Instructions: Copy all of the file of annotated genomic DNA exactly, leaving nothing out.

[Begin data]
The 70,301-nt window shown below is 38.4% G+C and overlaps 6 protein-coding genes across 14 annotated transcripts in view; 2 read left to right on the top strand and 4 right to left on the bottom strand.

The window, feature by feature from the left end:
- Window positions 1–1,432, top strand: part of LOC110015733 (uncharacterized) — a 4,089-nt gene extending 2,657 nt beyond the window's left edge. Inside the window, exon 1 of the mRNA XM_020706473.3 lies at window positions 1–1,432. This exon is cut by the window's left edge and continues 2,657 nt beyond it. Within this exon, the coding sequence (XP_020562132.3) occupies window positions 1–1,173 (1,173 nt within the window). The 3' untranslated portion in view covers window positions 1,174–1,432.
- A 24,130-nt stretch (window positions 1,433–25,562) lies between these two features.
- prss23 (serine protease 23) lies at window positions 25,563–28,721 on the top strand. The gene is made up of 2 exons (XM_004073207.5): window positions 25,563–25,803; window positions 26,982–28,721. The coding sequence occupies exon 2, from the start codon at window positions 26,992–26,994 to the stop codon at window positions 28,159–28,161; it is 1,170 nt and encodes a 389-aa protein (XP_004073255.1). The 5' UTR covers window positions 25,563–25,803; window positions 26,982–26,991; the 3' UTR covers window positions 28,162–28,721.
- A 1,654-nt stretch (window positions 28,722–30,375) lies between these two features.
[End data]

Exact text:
The 70,301-nt window shown below is 38.4% G+C and overlaps 6 protein-coding genes across 14 annotated transcripts in view; 2 read left to right on the top strand and 4 right to left on the bottom strand.

The window, feature by feature from the left end:
- Window positions 1–1,432, top strand: part of LOC110015733 (uncharacterized) — a 4,089-nt gene extending 2,657 nt beyond the window's left edge. Inside the window, exon 1 of the mRNA XM_020706473.3 lies at window positions 1–1,432. This exon is cut by the window's left edge and continues 2,657 nt beyond it. Within this exon, the coding sequence (XP_020562132.3) occupies window positions 1–1,173 (1,173 nt within the window). The 3' untranslated portion in view covers window positions 1,174–1,432.
- A 24,130-nt stretch (window positions 1,433–25,562) lies between these two features.
- prss23 (serine protease 23) lies at window positions 25,563–28,721 on the top strand. The gene is made up of 2 exons (XM_004073207.5): window positions 25,563–25,803; window positions 26,982–28,721. The coding sequence occupies exon 2, from the start codon at window positions 26,992–26,994 to the stop codon at window positions 28,159–28,161; it is 1,170 nt and encodes a 389-aa protein (XP_004073255.1). The 5' UTR covers window positions 25,563–25,803; window positions 26,982–26,991; the 3' UTR covers window positions 28,162–28,721.
- A 1,654-nt stretch (window positions 28,722–30,375) lies between these two features.